The surprising fact is that the market is trading between flat and modest gains so far this morning [11/9]. So at least for today, the 5-10% loss I was expecting has not materialized. So what does this mean for us (financially, not morally or socially)?
    1. The pharmaceutical and biotech sectors are soaring, as they had been sinking on fears that Hillary would have imposed draconian price controls. This helps us.
    2. The defense sector is soaring, for a number of possible reasons. This helps us.
    3. Our two key railroad holdings are up, presumably on expectations of infrastructure spending and greater economic growth. This helps us.
    4. Tech is down big, along with consumer staples, food and beverage, thanks to the possibility of Trump instigated trade wars hurting the large multi-national companies. This hurts us.
    5. REITs and utilities are down today as rates increased, I suppose on the thinking that we’ll have a more hawkish monetary policy. This hurts us.
    6. Energy is neutral; longer term this sector could benefit from less price controls. That would help us.
    7. Large cap industrial stocks are up thanks to the infrastructure play I mentioned earlier. This helps us.
    8. The finance sector is broadly up, especially the banks, as higher interest rates would goose earnings. This helps us.

So where does this leave us? On balance, we’re probably neutral for now. Looking ahead, it’s really hard to tell. The biggest question is trade. Will he really attempt to abrogate NAFTA? Will he rip up other trade deals? Will he start a trade war? Or was all of his bluster simply campaign rhetoric to garner votes (it worked)? Only time will tell.

So for now, I may make some modest tweaks between now and the end of the year, but I’m unlikely to make any substantive changes. As always, if you have any questions about your specific situation, please feel free to contact me at your convenience. And as usual, I thank you very much for your continued faith and support."

I think that letter pretty well covers what I'm thinking. As for what I"m doing, I'm going through all of my holdings, trying to identify and individual securities, or sectors, that may be fundamentally disadvantaged by a Trump Presidency. Or any holdings that have fallen to "mental stop" levels. I'll spend the next six weeks sifting through everything and making decisions as to what, if any, holdings should be sold. For now, I'm sitting tight. 

I've worked hard over the past five or six years to cull my smallest and weakest positions. On October 31, 2011, I held 156 total securities through WAM. Today, I hold only 99. Some of that occurred through client attrition, but most of it was a conscious decision on my part to focus my holdings on my best ideas. I expect this basic trend to continue into next year. For the most part, except for two busy weeks during broad market declines, this has been a pretty quiet trading year for me, and I don't expect that to change between now and the end of the year.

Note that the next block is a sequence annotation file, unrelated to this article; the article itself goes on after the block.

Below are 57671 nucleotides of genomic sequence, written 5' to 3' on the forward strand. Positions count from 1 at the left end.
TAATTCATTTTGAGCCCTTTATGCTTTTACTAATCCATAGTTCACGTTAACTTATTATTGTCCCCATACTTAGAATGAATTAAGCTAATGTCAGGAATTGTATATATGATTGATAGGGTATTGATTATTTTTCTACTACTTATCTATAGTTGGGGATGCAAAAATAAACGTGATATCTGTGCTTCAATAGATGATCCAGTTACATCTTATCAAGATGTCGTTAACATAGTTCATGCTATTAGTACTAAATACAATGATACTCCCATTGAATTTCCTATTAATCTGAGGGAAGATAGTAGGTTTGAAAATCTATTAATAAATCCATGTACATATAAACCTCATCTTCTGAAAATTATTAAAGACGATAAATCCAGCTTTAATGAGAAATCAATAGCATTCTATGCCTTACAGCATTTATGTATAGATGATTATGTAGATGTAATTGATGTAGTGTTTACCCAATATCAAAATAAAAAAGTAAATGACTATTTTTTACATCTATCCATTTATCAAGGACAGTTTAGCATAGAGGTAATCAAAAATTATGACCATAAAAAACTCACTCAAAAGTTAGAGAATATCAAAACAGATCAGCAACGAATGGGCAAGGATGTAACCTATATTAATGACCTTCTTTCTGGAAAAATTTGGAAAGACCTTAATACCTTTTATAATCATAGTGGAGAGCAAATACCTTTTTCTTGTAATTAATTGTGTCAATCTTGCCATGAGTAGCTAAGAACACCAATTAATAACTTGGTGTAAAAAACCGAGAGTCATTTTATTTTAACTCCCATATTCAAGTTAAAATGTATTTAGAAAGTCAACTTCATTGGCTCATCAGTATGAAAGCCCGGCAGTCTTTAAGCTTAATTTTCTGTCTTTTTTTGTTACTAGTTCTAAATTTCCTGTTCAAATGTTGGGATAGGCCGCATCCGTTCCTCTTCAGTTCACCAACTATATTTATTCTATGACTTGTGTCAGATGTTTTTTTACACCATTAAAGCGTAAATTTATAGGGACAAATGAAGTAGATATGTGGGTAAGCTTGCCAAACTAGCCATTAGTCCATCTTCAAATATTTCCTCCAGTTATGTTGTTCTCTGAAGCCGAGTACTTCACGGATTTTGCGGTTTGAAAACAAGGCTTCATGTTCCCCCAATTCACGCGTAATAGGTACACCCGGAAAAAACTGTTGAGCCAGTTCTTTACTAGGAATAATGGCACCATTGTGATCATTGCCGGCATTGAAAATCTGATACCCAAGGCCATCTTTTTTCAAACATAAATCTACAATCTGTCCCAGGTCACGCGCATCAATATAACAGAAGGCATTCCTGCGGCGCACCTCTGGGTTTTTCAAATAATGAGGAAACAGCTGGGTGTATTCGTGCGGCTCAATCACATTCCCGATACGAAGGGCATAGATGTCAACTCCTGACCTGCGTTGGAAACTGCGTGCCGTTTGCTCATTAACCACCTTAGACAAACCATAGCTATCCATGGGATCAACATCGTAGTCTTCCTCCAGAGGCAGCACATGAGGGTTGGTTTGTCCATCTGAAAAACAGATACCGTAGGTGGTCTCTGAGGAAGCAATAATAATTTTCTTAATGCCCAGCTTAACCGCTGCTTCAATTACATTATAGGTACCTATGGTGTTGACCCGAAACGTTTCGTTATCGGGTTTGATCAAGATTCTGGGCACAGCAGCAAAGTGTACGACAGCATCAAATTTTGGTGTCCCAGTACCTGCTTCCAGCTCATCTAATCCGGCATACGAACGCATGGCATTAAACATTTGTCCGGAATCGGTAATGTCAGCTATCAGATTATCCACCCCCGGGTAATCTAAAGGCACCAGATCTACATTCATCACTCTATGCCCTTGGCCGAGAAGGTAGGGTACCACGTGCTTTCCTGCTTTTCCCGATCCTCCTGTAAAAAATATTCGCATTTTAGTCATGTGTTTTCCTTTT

News and Notes

There is little new to report on the home front since last month. The kids are all working diligently at school. Nola is starting to think about life after college. Lily is looking for summer intern programs. Ezra is prepping for the SATs. The good news is that the family will be all together next weekend for Thanksgiving, then again next month for Christmas vacations. It'll be good to have the girls back home. 

Today is special as Kathiryn and I celebrate our second wedding anniversary. It really is hard to believe that we've only been married for two years. While we've been together for a little over five years, the time has really flown by. I am beyond blessed to have such a spectacular woman in my life. She has made everything brighter and more beautiful for me. In every sense of the word, and in every possible way, she is my ideal partner and I cannot be happier to have married her two years ago. I love you Babe!

Finally, many of you know of my deep commitment to philanthropic causes. You also may know that I am a very active member of the Board of Directors of the Food Bank for Westchester. For the next six weeks, thanks to a very generous offer by the Bank of America, donations made through their website, under the auspices of Feeding America, can be TRIPLED!! Any single donation, up to a maximum of $1,000, will become $3,000, up to a total of $75,000. All you have to do it go to, fill in a dollar amount, put in the zip code "10523", then click "your local food bank", and the Food Bank for Westchester will receive the proceeds. If you give a gift of $100, we will receive $300, which means we'll be able to buy $1,200 worth of food to help feed our hungry neighbors, who total about 200,000! So thank you in advance for your consideration and your generosity.

That's it for now. I look forward to communicating with all of you via twitter, my blog and this newsletter throughout the rest of the year. I wish all of you a very Happy Thanksgiving. Maybe you can donate a turkey to a local soup kitchen or food pantry, or go serve a meal one night. It's an experience you'll never forget. 

Best regards,

Greg Werlinich